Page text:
Yeah, Rick, you hit the point already, it's then versus now, because the pursuit of happiness then is not the pursuit of happiness now. The self-gratification culture that has really grown since the 1960s particularly, has caused a reinterpretation of that phrase. One way to understand the meaning of that phrase is go back to the guys who were involved in writing that document, and there were a number of founding fathers that would often use the phrase life, liberty and property, and the declaration shows us life, liberty and the pursuit of happiness. So how is property the pursuit of happiness? Because for them, to be able to acquire, to own, and to enjoy your own property was happiness. The king didn't own it, you did. The king couldn't take it from you, it was yours. You could pass it on to your kids, and so for them, happiness wasn't necessarily an emotion, it was a contented state of mind that comes from being able to enjoy the rights that God gave you. It was not a self-gratification concept, and so I think the best way to understand that today is don't read it as pursuit of happiness, the way we've defined it since the 1960s. Read it as the ability to own, to acquire and to enjoy your own property, and then you'll have a pretty good concept and I agree with Walt. There's too much self-centeredness. But that's new. I mean, that goes all the way back to the beginning of time. That's human nature, and so that's why so much of the teaching of Jesus tells us to deny ourselves, to take up our cross, to follow Him. It's all about losing the self-gratification culture, which is what the enemy wants, because when you're focusing yourself, you lose perspective. You'll do things that are not riding God's kingdom. So best way to understand this is consider it as property, not as happiness.Tim Barton:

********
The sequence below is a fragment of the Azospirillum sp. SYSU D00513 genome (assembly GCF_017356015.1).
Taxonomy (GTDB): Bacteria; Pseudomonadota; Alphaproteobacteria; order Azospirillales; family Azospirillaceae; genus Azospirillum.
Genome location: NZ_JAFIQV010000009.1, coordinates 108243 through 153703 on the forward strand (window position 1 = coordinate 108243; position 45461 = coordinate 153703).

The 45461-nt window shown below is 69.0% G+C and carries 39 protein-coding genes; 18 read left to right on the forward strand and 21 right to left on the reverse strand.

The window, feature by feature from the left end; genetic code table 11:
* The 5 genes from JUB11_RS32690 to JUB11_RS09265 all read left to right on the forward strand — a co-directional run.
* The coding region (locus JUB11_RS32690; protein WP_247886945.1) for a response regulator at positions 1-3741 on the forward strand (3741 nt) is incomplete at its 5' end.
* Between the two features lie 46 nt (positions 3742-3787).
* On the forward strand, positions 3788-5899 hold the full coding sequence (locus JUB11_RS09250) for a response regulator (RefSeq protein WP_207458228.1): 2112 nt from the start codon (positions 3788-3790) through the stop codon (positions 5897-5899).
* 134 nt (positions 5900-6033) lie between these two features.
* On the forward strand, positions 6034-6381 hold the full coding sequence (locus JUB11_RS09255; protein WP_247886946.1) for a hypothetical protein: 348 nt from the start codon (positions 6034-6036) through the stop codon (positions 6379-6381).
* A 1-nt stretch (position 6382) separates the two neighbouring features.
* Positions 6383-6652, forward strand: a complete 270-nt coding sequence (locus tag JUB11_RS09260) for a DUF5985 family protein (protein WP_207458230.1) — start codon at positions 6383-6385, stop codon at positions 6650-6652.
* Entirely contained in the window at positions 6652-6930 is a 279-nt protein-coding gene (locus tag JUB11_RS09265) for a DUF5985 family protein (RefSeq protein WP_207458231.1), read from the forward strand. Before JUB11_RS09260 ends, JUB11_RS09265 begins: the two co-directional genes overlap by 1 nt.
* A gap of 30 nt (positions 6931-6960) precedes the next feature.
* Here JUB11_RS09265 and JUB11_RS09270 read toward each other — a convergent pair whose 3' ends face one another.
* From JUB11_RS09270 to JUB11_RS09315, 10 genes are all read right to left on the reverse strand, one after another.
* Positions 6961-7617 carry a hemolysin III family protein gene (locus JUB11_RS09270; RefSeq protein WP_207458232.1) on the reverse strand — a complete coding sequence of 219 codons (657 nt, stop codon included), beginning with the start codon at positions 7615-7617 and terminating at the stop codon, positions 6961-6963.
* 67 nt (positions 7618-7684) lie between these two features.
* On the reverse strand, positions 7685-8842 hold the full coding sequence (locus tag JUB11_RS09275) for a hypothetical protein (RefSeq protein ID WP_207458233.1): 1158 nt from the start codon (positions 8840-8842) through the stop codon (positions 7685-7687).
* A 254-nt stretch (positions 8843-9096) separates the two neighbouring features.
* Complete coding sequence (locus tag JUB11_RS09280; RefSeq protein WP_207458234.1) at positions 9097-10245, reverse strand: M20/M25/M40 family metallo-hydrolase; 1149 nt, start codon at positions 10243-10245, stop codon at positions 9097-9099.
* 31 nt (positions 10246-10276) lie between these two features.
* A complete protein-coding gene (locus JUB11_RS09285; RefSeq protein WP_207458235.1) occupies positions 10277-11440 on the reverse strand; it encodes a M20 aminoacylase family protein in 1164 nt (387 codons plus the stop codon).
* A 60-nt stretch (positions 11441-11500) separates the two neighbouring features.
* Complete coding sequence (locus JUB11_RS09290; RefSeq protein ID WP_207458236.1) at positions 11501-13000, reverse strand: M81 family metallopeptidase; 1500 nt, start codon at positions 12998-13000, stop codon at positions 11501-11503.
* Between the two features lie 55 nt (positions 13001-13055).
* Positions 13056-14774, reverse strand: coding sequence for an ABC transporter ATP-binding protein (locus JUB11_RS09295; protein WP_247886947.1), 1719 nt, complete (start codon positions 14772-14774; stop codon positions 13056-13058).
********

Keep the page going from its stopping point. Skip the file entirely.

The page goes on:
And to add some thoughts onto this and maybe give a little deeper context in this. If Thomas Jefferson would have written life, liberty and the pursuit of being gay, people might go oh my gosh, was he talking about being gay today? No, what did gay mean back then? Gay meant happy, right, you might be joyful, you're gay about something. Well, words have been distorted, they have been hijacked over time. They might mean something different now. So to look at something now and think, man, did they really blow that back then? Dad, you already pointed out, you have to go back and judge and measure that in context, some of the context of pursuit of happiness. Dad, as you mentioned, live, liberty, property was the adage. That was what was really known and it's because the king was really saying that people didn't have those rights, that the king could enslave who he wanted. He get imprisoned who he wanted. You don't have the right to life or liberty or even your own property. Because under kings the king owned everything and he would grant land to his lords and nobles as favors to them, as kind of a privilege to them, but the king could take it back at any time he wanted. So nobody really owned private property. And Jefferson, recognizing what John Locke, so many people had written about with life, liberty and property, those three phrases, Jefferson put a little kind of sophisticated language spin on it, and some people, I happen to be one of them, I agree with this thought is there's an idea that maybe Jefferson, instead of taking what was a very common phrase life, liberty and property and I'm saying life, liberty and the pursuit of happiness, it could have been because for many slave owners they would have said their slaves were their property. So for Jefferson to say it's a life, liberty and pursuit of happiness, the idea that you're going to enslave someone else is not what this idea was about. That is not the pursuit of happiness, and so it was offering a clarifying idea to the phrase they already knew. Most Americans at that time would have known life, liberty, property. So when Jefferson's life, liberty, pursuit of happiness, we're clarifying what that pursuit of happiness is. It's not the right to own slaves, but it's a right to own your own property where you can be your own boss, you can enjoy the fruits of your own increase without having to give it all to the king or to some lord or noble that can take it from you. So certainly it's a different idea today than it was in their mind. And, as, dad, you already very well explained, our generation has really begun to embrace so much of the hedonism and just selfish gratification and we can look and say that modern culture, they are so selfish and just pursuing their lusts than their pleasures. But if you read the Bible, this is not a new thing that our modern culture is doing, but it's a very different idea from what the foundational culture of America has been. Even though there's been a kind of rollercoaster of good and bad in this nation's history, there was an underpinning moral code that people knew there's right and wrong and there's morals beyond just your subjective feeling and emotions. And today we've gone the wrong direction that I can see why someone might read the pursuit of happiness at that. That's a really negative term and impression, but certainly it's not what it was at that time and that's not the way we should read or think about anything from a historic standpoint.Rick Green: